What’s often touted as Asian privilege is racist participation. Upholding White supremacy is not a privilege but a crime that sometimes rewards us.
How a Japanese internment camp survivor unexpectedly validated my Korean adoptee pain.
Practicing Radical Acceptance we let go of the idea that it’s our job to prove our worth as humans; to change who we are, or how we’re perceived.
Some like to pretend light-skinned East Asians are The Other White Meat, and we’re supposed to happily act out the facade. In truth, Asians in the West have little political power, the greatest income gap, and have always been targets for under-reported social violence.
Dying alone is a fear shared by many during the influx of COVID-19. But for adoptees like me, it circles back to an anxiety woven into my fabric when I was born.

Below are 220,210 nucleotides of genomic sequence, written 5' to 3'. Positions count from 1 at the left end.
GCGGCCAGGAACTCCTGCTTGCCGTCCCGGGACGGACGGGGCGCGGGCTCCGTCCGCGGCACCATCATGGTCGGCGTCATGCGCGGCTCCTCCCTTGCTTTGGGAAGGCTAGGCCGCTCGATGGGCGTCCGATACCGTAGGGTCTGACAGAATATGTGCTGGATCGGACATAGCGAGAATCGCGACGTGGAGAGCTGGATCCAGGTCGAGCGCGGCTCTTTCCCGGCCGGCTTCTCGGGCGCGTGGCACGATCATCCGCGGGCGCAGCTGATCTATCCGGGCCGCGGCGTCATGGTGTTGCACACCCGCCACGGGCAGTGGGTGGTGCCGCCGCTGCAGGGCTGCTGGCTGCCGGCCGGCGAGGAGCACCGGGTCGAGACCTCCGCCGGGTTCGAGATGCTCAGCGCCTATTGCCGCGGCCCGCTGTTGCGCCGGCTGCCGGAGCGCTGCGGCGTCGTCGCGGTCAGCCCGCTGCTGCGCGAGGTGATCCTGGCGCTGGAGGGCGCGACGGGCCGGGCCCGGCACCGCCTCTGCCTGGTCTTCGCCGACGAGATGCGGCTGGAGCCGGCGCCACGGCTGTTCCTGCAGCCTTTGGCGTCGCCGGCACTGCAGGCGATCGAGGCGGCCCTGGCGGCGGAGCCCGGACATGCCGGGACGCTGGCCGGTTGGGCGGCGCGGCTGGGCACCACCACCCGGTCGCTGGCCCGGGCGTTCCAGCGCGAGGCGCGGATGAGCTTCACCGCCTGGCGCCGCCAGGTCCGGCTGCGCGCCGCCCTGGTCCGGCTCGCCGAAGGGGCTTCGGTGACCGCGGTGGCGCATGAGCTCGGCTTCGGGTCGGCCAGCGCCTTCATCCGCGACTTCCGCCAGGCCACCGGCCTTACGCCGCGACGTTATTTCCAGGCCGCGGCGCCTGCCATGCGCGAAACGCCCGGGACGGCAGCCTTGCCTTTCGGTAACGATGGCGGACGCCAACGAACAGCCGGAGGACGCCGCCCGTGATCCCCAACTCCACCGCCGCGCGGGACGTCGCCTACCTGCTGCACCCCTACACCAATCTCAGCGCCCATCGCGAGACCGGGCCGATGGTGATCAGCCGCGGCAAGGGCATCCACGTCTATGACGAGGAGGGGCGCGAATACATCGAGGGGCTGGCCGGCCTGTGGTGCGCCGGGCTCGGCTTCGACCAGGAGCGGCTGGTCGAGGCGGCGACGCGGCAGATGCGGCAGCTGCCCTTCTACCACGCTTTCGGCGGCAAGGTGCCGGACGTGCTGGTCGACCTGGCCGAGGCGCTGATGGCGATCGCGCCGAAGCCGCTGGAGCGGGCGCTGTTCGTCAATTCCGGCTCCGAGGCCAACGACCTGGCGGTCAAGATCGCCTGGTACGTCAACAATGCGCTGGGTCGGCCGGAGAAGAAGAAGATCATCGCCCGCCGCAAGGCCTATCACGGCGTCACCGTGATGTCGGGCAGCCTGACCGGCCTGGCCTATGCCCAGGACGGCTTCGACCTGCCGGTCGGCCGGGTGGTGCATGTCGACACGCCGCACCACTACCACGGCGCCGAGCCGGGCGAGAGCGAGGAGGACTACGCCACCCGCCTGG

There’s a certain type of White folk who refer to themselves as the Good Ones. Those words are tossed on like a cape meant to magically conceal and absolve racism.
Asian Women, Sexual Violence, and Adoption.
Like many transracial adoptees with White parents, I was raised in racial isolation, which caused me to have a fractured identity, experiencing racial confusion and internal bias.
Women are conditioned from a young age how to think, feel, and be—from our families, the media, and society at large. Minority women are blessed with another layer of that, with race-specific rules. Adoptees get yet another.
For many us, our adoption experiences are key components of our identities. Non-adopted people often take pride in their heritage and ancestry. Since so many adoptees lack the information that should be rightfully ours, there’s a tendency to cling to what we have. I’m one of those adoptees.